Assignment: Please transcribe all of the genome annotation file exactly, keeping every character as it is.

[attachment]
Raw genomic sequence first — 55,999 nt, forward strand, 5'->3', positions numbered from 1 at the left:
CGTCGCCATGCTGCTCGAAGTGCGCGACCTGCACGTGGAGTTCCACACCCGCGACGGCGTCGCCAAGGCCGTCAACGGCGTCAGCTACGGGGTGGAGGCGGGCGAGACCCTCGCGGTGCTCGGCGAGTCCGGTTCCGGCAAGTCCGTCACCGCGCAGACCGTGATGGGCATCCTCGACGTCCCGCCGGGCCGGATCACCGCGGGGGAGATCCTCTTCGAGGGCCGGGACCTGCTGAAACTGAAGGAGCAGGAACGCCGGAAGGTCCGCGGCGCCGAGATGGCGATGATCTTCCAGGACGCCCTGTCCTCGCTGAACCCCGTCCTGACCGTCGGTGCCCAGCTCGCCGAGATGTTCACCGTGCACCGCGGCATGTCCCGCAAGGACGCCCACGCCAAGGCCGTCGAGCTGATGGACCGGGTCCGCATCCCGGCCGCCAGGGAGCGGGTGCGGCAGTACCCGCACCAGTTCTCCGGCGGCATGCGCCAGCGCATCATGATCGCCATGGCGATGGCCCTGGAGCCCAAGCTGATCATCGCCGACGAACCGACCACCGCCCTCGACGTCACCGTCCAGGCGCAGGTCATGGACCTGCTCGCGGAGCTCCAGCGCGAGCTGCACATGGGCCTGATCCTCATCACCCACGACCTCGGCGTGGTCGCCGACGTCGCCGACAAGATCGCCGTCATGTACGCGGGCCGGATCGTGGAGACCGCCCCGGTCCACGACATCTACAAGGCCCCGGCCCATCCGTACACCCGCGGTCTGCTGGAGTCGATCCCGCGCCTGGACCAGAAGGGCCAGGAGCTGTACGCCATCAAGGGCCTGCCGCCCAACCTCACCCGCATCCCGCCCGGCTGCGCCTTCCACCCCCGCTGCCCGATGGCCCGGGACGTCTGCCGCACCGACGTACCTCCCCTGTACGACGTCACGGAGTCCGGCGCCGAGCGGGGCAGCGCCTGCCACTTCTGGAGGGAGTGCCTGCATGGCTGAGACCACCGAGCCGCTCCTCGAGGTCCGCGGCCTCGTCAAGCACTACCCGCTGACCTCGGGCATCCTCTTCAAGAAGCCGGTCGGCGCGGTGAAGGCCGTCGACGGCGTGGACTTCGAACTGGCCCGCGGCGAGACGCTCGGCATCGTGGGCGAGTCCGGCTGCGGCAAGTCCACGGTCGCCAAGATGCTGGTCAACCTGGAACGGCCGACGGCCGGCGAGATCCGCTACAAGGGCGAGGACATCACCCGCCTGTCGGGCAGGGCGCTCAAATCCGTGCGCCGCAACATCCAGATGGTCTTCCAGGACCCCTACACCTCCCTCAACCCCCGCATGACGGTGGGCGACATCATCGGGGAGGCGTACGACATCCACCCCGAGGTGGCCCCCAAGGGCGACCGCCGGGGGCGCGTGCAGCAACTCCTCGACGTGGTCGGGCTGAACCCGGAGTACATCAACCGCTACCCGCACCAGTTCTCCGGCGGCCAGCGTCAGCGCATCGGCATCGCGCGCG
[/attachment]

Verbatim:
Raw genomic sequence first — 55,999 nt, forward strand, 5'->3', positions numbered from 1 at the left:
CGTCGCCATGCTGCTCGAAGTGCGCGACCTGCACGTGGAGTTCCACACCCGCGACGGCGTCGCCAAGGCCGTCAACGGCGTCAGCTACGGGGTGGAGGCGGGCGAGACCCTCGCGGTGCTCGGCGAGTCCGGTTCCGGCAAGTCCGTCACCGCGCAGACCGTGATGGGCATCCTCGACGTCCCGCCGGGCCGGATCACCGCGGGGGAGATCCTCTTCGAGGGCCGGGACCTGCTGAAACTGAAGGAGCAGGAACGCCGGAAGGTCCGCGGCGCCGAGATGGCGATGATCTTCCAGGACGCCCTGTCCTCGCTGAACCCCGTCCTGACCGTCGGTGCCCAGCTCGCCGAGATGTTCACCGTGCACCGCGGCATGTCCCGCAAGGACGCCCACGCCAAGGCCGTCGAGCTGATGGACCGGGTCCGCATCCCGGCCGCCAGGGAGCGGGTGCGGCAGTACCCGCACCAGTTCTCCGGCGGCATGCGCCAGCGCATCATGATCGCCATGGCGATGGCCCTGGAGCCCAAGCTGATCATCGCCGACGAACCGACCACCGCCCTCGACGTCACCGTCCAGGCGCAGGTCATGGACCTGCTCGCGGAGCTCCAGCGCGAGCTGCACATGGGCCTGATCCTCATCACCCACGACCTCGGCGTGGTCGCCGACGTCGCCGACAAGATCGCCGTCATGTACGCGGGCCGGATCGTGGAGACCGCCCCGGTCCACGACATCTACAAGGCCCCGGCCCATCCGTACACCCGCGGTCTGCTGGAGTCGATCCCGCGCCTGGACCAGAAGGGCCAGGAGCTGTACGCCATCAAGGGCCTGCCGCCCAACCTCACCCGCATCCCGCCCGGCTGCGCCTTCCACCCCCGCTGCCCGATGGCCCGGGACGTCTGCCGCACCGACGTACCTCCCCTGTACGACGTCACGGAGTCCGGCGCCGAGCGGGGCAGCGCCTGCCACTTCTGGAGGGAGTGCCTGCATGGCTGAGACCACCGAGCCGCTCCTCGAGGTCCGCGGCCTCGTCAAGCACTACCCGCTGACCTCGGGCATCCTCTTCAAGAAGCCGGTCGGCGCGGTGAAGGCCGTCGACGGCGTGGACTTCGAACTGGCCCGCGGCGAGACGCTCGGCATCGTGGGCGAGTCCGGCTGCGGCAAGTCCACGGTCGCCAAGATGCTGGTCAACCTGGAACGGCCGACGGCCGGCGAGATCCGCTACAAGGGCGAGGACATCACCCGCCTGTCGGGCAGGGCGCTCAAATCCGTGCGCCGCAACATCCAGATGGTCTTCCAGGACCCCTACACCTCCCTCAACCCCCGCATGACGGTGGGCGACATCATCGGGGAGGCGTACGACATCCACCCCGAGGTGGCCCCCAAGGGCGACCGCCGGGGGCGCGTGCAGCAACTCCTCGACGTGGTCGGGCTGAACCCGGAGTACATCAACCGCTACCCGCACCAGTTCTCCGGCGGCCAGCGTCAGCGCATCGGCATCGCGCGCG